@Stan_Halen Stan!!! You are finally here!! Man, we have missed you. Your unique take on things is sorely needed. Now we just have to get AJ here...
OK, the thing about this news piece is that the ability to measure ages has seen a significant advance. Warning: this is not straightforward stuff!
Ages are measured using the decay of naturally-occurring radioactive isotopes of a variety of different elements. All elements occur as a range of isotopes (isotopes are versions of the element with different numbers of neutrons but the same number of protons), and some isotopes are stable, and others are not. The unstable ones decay to stable "daughters" at rates that we can measure and that do not change over time. The relevant quantity is the "half life", meaning the time it takes for half the parent to decay to the daughter.
The most commonly known set of isotopes for age-dating are known as "carbon 14" dating. That involves the ratio of carbon-14 to carbon-12. The half-life of that decay scheme is very short, meaning it can be used to measure the ages only of very recent things, which makes it ideal for use in human archeology, for example.
Other element sets have much, much longer half-lives and are great for measuring the ages of ancient materials. Rubidium-strontium, samarium-neodymium, different isotopes of lead, and other systems all can be used this way depending on the ages involved.
The "earlier formation" study has documented an advance in the precision of using a particular analytical technique for measuring isotopic ratios in individual grains of the mineral zircon, ZrSiO4. Like all minerals, it takes up a whole bunch of elements in "trace" quantities, parts per million or even parts per billion levels of concentration. Zircons are special because they can survive billions of years of processing after their initial formation, and still retain the signatures of their original age.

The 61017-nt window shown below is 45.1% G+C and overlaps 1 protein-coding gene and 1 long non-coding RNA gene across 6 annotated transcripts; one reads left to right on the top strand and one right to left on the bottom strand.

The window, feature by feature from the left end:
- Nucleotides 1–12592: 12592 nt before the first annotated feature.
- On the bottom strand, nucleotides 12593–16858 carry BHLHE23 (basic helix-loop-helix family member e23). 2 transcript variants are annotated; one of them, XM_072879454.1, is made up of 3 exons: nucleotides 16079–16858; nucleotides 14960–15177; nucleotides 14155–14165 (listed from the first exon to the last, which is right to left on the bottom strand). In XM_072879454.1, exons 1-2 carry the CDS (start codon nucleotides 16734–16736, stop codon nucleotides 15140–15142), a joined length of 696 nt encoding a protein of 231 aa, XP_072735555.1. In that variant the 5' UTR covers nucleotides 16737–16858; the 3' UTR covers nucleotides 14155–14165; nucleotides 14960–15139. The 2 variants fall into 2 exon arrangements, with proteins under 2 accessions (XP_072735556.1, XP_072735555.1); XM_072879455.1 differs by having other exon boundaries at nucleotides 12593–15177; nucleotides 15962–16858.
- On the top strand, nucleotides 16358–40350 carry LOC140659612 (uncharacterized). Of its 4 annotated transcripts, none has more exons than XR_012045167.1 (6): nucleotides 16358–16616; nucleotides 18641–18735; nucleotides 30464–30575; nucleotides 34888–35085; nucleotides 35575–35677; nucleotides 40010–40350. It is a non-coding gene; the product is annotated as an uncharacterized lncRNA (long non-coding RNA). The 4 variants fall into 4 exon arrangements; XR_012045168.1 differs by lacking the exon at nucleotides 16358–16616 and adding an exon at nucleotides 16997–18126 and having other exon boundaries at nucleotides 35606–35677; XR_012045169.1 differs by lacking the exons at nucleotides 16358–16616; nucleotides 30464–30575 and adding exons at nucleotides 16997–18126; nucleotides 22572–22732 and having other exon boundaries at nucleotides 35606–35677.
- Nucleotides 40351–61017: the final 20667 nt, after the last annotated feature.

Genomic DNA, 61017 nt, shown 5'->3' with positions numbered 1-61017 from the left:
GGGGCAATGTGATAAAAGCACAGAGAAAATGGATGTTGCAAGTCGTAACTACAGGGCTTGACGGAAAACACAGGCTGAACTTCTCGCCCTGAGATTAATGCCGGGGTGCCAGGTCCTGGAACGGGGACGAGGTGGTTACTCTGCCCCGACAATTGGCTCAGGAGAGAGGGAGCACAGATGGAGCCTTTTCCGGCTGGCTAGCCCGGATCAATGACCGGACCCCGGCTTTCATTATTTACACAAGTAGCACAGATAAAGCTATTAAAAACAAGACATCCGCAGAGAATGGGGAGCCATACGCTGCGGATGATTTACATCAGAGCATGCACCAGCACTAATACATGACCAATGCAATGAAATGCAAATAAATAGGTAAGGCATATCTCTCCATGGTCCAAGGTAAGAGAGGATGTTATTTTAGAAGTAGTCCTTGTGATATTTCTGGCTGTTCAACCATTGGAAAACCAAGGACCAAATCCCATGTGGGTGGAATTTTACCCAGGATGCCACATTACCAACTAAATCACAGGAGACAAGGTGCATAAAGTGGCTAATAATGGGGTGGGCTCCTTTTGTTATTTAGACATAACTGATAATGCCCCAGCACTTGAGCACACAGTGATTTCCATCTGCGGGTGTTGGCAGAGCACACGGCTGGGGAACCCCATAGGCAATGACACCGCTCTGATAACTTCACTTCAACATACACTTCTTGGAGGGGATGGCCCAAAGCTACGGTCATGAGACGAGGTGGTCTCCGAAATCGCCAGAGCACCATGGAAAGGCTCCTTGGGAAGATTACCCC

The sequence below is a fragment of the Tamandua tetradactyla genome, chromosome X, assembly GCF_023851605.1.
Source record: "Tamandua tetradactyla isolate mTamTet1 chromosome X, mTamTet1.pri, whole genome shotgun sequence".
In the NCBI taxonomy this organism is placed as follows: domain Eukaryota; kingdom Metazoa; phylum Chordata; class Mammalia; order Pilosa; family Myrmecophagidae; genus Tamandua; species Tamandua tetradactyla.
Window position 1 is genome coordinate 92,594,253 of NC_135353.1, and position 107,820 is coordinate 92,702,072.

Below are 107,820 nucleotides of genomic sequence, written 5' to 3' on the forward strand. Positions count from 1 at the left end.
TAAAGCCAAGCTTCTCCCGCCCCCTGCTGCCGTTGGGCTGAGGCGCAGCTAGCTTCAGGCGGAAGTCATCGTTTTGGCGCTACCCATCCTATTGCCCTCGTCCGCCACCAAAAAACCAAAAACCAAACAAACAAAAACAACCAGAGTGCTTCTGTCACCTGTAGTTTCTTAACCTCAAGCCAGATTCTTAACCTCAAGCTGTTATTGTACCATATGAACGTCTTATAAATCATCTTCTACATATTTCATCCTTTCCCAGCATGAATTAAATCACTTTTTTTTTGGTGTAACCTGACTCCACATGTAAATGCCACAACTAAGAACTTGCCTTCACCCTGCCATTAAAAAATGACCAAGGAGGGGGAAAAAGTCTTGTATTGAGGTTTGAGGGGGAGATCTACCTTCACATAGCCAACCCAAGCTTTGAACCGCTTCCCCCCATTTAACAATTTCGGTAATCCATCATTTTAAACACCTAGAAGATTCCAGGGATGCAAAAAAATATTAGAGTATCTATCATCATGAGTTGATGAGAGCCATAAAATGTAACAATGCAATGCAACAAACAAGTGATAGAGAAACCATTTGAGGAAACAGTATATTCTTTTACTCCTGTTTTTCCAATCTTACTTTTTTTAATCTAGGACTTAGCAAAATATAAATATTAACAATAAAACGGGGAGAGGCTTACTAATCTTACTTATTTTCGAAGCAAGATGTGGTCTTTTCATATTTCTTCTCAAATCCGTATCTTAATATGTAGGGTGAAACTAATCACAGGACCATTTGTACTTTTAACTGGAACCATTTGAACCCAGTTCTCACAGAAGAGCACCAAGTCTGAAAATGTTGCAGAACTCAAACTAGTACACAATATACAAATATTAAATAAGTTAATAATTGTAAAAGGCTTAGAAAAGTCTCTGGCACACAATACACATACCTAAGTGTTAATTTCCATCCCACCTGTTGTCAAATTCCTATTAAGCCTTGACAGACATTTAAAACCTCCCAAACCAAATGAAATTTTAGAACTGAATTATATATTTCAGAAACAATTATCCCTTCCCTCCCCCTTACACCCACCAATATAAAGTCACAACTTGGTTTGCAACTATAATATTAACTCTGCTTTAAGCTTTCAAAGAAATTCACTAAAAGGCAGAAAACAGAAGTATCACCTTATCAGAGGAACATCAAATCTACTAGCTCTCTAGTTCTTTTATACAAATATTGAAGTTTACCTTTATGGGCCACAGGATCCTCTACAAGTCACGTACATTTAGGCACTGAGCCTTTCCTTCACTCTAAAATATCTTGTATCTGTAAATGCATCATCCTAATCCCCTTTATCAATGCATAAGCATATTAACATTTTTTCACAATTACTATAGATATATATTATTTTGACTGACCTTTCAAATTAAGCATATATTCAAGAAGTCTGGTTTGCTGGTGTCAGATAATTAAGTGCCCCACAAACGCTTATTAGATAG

But extracting that information is fiendishly difficult, a huge technical challenge. This team has pushed that ball down the field significantly, and trained the advanced technique on a particular set of rocks collected by Alan Shepard and Ed Mitchell on the Apollo 14 mission. We (as a community) have known for some time that some of these rocks contained tiny grains of zircon, and that if we could just find a way to measure their isotopic compositions, we would have a really important constraint on the age of the Moon.
The BFD about this paper is that they have finally made that breakthrough. And the ages revealed require that enough igneous processing had occurred in order to produce those mineral grains by the age in the paper, which is only some fifty or sixty million years after the very first solids formed in the Solar System from its initial nebula. (Sidebar: we have similar inferences about Mars from study of martian meteorites, that its bulk differentiation -- meaning separation into its primary "layers" of core, mantle, crust -- was complete by no more than 100 million years after time zero.)
Prior to this, we thought that it wasn't until several hundred million years after time zero that the Moon did its thing. So why is this a big deal? Because if the Moon was more or less fully assembled by t=60 m.y., that means it was there to exert gravitational influence on the inner Solar System; and that the processes by which it happened were more rapid than previously thought.
This result is of direct significance to my own research program, which aims to simulate experimentally that process by which the Moon differentiated. We now have to account for all of this happening in less than half the time that we thought before. This is important because there is a range of ages that we know apply to early-formed lunar rocks, especially those that formed the crust, and those have been difficult to reconcile with the model we have for lunar evolution. That model will now need to be revised and adjusted to account for this new observation.
It's a classic case of scientific method. Our interpretations are never perfect, and always subject to revision by new data. However, the "big picture" is still the same, but the details of timing will help us understand not just the Moon but all the rocky, terrestrial planets. Hope that helps!
The second one, that Stan posted, about the multiple-moonlet idea, is less robust. It's mostly speculation, not based on any new measurements or data. I find their arguments rather weak, frankly.
Our next Lunar and Planetary Science Conference will be held in March (and next week I lead the group that sets the scientific program for the meeting) and I am sure there will be some very lively discussion of all of this stuff.